Bullying & Suicide

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Kelsey Ruch
Research Paper
Dr. Denise Greenwood
Due: April 15th, 2011

Bullying and Suicide
On November 5, 2010, Brandon Bittner, a 14 year old boy from Mount Pleasant Mills, Pennsylvania walked six miles in the middle of the night to take his own life. Brandon left a note for his family and friends stating that he was being bullied by his peers and could not handle it any longer. Brandon even went so far as to ask his parents to find enough strength to make sure this did not happen to anyone else. Friends of Brandon state that he was bullied because of his sexual orientation, the way he dressed, and the music he listened to. The superintendent also stated that Brandon took his life a few days after they had an assembly on anti-bullying but does not believe the two situations were related.

With a situation as traumatic and heart wrenching as the one just described, the first thing any parent would do is find someone to blame. And that’s exactly what the parents and friends of Brandon did. They pressed blame on his peers for bullying him so much that he felt the need to take his own life and they blamed administrators and staff for not recognizing it sooner and handling the situation properly. However, Brandon’s family and friends were wrong. Like most of us, they are not aware that bullying is not the main cause of suicide among teens. Research has shown that suicide is the “third leading cause of death among teens” (Teen Suicide Statistics), but other underlying factors are involved. Some of the underlying factors that contribute to teen suicide include psychological disorders, physical or sexual abuse, and parents who may be experiencing separation or divorce.

Statistics have shown that “approximately 95% of people who die by suicide have a psychological disorder at the time of death” (Nock 1). Some of the most common disorders include depression, bipolar disorder, and alcohol or drug use. Depression can make some teens feel worthless and make them feel as if they have few or no friends. They have a hard time communicating with others because usually people suffering from depression spend a lot of time by themselves. They lose friendships, relationships with family, and sometimes lose serious, committed relationships. Also, teens using alcohol or drugs tend to have a limited number of friends as well. No students who want to graduate high school and go off to college would involve themselves with other students who are actively involved in drugs. For that sole reason, students who participate in alcohol and or drug abuse tend to have fewer friends than those who do not. Possessing some of these characteristics may cause some students to be bullied in school, which in turn could cause a student to feel that taking his or own her life is initially the only way out.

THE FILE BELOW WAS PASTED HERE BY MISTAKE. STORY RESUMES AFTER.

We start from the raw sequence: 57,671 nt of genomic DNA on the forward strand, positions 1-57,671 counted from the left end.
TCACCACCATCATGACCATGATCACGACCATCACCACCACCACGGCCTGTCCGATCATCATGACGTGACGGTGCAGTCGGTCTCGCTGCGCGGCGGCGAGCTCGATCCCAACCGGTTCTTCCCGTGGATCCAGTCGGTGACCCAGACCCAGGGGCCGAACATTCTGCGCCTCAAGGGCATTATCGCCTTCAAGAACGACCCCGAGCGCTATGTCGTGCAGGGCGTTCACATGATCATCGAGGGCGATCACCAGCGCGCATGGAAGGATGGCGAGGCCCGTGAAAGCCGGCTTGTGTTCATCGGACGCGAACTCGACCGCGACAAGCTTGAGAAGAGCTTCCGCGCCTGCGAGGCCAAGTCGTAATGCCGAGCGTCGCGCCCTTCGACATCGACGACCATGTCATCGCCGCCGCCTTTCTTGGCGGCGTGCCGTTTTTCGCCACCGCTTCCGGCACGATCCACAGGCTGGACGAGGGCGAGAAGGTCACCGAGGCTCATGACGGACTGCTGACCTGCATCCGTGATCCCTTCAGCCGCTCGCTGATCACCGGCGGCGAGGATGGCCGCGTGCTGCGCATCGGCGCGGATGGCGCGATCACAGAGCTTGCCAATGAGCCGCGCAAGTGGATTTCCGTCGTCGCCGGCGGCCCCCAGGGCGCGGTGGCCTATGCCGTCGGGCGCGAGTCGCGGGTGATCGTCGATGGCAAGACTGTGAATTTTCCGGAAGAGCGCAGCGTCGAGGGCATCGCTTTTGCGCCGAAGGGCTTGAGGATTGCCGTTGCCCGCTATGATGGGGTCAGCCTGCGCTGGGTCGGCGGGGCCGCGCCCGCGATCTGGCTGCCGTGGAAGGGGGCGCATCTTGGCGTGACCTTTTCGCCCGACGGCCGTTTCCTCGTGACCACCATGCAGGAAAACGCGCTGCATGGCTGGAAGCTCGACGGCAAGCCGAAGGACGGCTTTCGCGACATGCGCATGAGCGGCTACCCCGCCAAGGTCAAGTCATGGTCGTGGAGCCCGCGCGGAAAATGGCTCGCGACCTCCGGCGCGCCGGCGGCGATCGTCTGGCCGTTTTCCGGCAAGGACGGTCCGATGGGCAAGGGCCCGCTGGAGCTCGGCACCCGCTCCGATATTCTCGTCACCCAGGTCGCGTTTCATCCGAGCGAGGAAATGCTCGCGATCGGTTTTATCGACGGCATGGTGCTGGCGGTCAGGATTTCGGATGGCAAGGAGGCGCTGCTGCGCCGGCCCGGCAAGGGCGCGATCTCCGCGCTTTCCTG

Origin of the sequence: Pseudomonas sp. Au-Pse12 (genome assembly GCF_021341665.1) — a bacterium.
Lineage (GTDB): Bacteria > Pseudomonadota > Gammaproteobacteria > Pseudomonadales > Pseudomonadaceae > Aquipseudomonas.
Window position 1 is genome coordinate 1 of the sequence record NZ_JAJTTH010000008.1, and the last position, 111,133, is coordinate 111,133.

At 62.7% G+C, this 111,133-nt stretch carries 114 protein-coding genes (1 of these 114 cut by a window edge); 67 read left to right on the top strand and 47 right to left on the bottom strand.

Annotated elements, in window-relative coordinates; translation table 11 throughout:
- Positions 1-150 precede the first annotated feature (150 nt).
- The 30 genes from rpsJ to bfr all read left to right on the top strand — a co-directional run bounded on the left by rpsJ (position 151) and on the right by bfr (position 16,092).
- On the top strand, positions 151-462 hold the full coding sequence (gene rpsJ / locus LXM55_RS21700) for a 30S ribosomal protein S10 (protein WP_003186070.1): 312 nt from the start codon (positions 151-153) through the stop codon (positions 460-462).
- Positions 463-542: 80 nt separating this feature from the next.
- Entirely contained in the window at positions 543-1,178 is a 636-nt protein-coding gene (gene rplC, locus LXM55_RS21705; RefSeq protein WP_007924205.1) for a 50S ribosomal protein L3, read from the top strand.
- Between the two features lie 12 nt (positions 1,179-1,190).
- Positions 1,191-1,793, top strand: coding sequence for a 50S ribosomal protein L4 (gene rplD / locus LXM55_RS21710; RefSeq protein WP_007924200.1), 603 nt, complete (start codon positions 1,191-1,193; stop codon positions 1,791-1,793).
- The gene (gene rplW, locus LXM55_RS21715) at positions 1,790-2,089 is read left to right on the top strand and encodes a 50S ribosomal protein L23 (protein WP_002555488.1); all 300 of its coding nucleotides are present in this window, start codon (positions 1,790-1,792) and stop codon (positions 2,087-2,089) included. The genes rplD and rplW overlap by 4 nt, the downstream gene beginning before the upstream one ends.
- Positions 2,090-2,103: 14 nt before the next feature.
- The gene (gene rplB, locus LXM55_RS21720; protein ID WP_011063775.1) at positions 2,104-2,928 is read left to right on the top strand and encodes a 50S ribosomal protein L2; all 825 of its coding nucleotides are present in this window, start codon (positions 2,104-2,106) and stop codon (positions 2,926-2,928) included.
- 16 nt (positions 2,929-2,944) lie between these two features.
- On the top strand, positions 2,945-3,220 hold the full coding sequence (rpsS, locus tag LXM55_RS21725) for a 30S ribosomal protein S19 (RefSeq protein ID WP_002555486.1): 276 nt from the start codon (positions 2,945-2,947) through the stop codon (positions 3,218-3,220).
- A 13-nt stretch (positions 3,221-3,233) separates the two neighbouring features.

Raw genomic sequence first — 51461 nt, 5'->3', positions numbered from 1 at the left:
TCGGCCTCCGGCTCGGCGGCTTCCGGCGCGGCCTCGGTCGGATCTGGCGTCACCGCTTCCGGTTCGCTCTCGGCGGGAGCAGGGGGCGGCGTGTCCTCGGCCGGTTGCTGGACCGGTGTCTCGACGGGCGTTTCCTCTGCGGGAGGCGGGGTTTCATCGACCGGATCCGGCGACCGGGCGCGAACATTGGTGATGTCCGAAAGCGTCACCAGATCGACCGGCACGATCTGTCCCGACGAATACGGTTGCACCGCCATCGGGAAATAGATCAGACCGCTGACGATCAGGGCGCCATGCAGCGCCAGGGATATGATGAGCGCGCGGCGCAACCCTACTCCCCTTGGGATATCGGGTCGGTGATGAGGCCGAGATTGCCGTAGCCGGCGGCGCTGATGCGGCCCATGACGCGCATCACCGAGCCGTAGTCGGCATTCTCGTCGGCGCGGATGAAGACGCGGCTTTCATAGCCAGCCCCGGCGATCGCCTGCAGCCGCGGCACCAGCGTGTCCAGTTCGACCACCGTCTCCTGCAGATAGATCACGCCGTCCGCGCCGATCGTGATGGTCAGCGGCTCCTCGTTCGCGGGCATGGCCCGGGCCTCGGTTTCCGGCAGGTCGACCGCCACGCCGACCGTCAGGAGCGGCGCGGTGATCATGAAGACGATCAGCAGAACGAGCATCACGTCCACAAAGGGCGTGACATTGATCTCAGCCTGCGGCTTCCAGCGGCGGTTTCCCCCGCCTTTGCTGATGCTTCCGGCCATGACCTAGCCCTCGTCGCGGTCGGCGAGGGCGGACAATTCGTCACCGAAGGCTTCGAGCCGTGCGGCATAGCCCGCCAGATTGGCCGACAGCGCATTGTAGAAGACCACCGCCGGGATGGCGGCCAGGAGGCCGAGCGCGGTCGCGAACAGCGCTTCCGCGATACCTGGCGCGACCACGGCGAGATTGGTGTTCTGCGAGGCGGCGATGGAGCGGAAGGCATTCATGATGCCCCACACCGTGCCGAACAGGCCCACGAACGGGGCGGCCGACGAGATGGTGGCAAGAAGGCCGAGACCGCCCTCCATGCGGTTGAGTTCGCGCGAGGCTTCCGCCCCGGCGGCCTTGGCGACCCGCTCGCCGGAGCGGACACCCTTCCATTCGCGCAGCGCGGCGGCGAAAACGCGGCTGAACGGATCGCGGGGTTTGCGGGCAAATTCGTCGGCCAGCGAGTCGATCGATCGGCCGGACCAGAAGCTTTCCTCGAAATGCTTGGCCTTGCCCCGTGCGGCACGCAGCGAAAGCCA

Notice, as stated in the previous paragraph, bullying combined with other underlying factors may cause a student to take their own life, but the research provided has shown that bullying alone is not the cause. Today, most of the depressed teenagers seeing professionals are those who are popular and have what they desire and need. Those students are not typically bullied in school but due to being depressed, may still commit suicide. If a depressed, yet popular and financially set teenager commits suicide, the parents of that child cannot blame bullying if it was never a factor in the first place. Yet, when the situation arises, most of them do. This happens because it is difficult for a parent to admit that something was ever emotionally or physically wrong with their child in the first place, so the easiest thing to do is blame someone else. But what if they blame the wrong person?

According to KidsHealth, another contributing factor to teen suicide is physical or sexual abuse. Teens that are sexually or physically abused at home or by a family friend tend to have issues expressing themselves in a school setting. They become distant from their...
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